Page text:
Rachel Haliburton

The Ethicist: Taking Cartesian Dualism Too Far?

The Ethicist: Taking Cartesian Dualism Too Far?

March 14, 2018 at 9:36 am

Last month, I discussed Descartes’ thought experiment and its sharp separation between mind and body. This month, I want to look at a bizarre and ethically troubling proposal that arises as a consequence of this way of understanding ourselves: the head transplant operation that Italian physician Dr. Sergio Canavero claims thatRead More

Ideas You Didn’t Know You Had: Who Are You?

Ideas You Didn’t Know You Had: Who Are You?

February 14, 2018 at 12:06 pm

There is a common type of case study presented in many bioethics textbooks. It concerns a person (usually a woman, for some reason) who is suffering from somewhat advanced dementia. She is often described as having been someone who was highly intelligent, who had a professional career in which sheRead More

Emoticons by Freepik

The Ethicist: Why a Feeling Is Not an Argument

January 10, 2018 at 12:46 pm

Last month, I asked readers to consider the case of carnivorous Cleo, and her beloved feline friend, Hector, who ended up as her supper. I concluded by asking why it seems so wrong to eat Hector, especially if we are willing to eat other kinds of meat? This month, IRead More

The Ethicist: Would You Eat Your Cat?

The Ethicist: Would You Eat Your Cat?

December 6, 2017 at 12:04 pm

I recently explored an intriguing thought experiment with my students. As we saw several columns ago, thought experiments are employed by philosophers because they offer us a way of making difficult philosophical concepts both accessible and concrete, changing them, in the process, from abstract ideas into ones that we canRead More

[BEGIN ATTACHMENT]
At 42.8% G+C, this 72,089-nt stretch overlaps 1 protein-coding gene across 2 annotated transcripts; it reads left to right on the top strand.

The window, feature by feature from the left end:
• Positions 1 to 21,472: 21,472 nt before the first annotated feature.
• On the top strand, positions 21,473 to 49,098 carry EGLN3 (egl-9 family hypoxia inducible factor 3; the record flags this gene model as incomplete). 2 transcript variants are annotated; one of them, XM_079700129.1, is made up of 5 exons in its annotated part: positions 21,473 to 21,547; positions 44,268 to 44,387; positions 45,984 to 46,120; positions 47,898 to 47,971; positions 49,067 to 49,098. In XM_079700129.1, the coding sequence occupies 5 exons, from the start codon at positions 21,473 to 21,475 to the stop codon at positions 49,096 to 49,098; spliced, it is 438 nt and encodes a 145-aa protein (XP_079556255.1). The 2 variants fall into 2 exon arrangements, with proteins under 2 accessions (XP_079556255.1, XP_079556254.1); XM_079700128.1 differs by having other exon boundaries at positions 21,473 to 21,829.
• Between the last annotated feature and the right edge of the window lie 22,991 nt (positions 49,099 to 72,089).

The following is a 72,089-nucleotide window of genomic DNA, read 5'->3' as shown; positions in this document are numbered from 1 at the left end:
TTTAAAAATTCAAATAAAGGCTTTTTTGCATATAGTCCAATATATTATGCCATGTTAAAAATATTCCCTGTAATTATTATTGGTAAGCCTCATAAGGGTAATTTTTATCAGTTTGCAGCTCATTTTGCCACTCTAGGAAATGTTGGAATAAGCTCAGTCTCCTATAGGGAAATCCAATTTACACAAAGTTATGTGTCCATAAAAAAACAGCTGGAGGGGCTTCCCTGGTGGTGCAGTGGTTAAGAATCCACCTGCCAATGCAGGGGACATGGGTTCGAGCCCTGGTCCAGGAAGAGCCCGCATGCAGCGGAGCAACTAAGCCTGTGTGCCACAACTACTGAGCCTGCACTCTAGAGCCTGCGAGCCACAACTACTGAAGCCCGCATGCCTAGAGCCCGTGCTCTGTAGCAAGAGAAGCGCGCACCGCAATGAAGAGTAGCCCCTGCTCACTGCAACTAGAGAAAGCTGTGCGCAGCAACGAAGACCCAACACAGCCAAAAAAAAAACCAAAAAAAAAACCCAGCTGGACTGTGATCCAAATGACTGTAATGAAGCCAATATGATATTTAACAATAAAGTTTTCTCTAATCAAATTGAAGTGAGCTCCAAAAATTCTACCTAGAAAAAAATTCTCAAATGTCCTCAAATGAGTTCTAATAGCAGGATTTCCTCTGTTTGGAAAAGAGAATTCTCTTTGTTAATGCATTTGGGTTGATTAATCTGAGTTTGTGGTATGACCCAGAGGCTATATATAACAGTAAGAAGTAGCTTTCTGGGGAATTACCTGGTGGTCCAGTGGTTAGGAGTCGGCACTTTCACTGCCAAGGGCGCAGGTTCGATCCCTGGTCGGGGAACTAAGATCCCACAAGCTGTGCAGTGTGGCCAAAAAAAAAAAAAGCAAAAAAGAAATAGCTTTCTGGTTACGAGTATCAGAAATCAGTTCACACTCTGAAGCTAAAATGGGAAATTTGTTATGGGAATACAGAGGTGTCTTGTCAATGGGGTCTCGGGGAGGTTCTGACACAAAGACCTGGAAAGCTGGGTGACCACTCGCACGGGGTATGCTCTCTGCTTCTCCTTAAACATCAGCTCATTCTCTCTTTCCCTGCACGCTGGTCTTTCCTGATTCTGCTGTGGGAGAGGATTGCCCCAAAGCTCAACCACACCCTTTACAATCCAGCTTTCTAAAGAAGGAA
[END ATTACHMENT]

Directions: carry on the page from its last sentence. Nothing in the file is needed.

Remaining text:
The Ethicist: Our Animal Companions

The Ethicist: Our Animal Companions

November 15, 2017 at 11:34 am

My cat recently died. Although his life was relatively long (for a cat, anyway) and, I would like to believe, very happy, his death was sudden and unexpected and has left me feeling deeply bereft. I keep expecting to hear his meow at the door or see his intelligent faceRead More

Friendship. (Photo by Rufino, CC BY-SA 2.0 https://creativecommons.org/licenses/by-sa/2.0, via Wikimedia Commons)

The Ethicist: Ally, Role Model, Indifferent or Dementor?

October 11, 2017 at 11:49 am

I recently attended an ethics conference which addressed the question of how healthcare organizations and other social institutions should respond to cultural, religious, and sexual diversity in their patients, students and staff. One of the speakers was particularly interesting for me, because her talk was focused on ways in whichRead More

Nick, learning to ride a bike. (Photo by By Nick Richards from London, UK  [CC BY-SA 2.0 (http://creativecommons.org/licenses/by-sa/2.0)], via Wikimedia Commons)

The Ethicist: Just Like Riding a Bike?

September 20, 2017 at 12:06 pm

It often feels hard to do the right thing, easy to do the wrong one. But what if there were a way in which we could learn to be ethical in just the same way that we learn other practical skills, like driving and reading? Happily, there may be. InRead More

The Ethicist: Thinking and Feeling

The Ethicist: Thinking and Feeling

August 2, 2017 at 11:45 am

I recently read an article that fascinated me. It was about a conversation between President Donald Trump and the mayor of a small island off the coast of Virginia that is quickly disappearing beneath the water as sea levels rise. The article is accompanied by a short video that demonstratesRead More

The Ethicist: Rawls, Hobbes & the Zombie Apocalypse

The Ethicist: Rawls, Hobbes & the Zombie Apocalypse

July 12, 2017 at 12:10 pm

Have you ever asked yourself why the world is the way it is? When I ask this question, I don’t mean to refer to what we consider to be scientific truths, such as the law of gravity or the existence of neutrinos; I mean questions like: Why are some peopleRead More

Source: Youtube https://www.youtube.com/watch?v=5PpOehMLtT4

The Ethicist: Would You Kill the Fat Man?

May 31, 2017 at 12:10 pm

Over the last few columns, I have been making the case that ethics is as much a work of the imagination as it is of the intellect — we need to be able to imagine what a better world might look like before we can identify ways that might allowRead More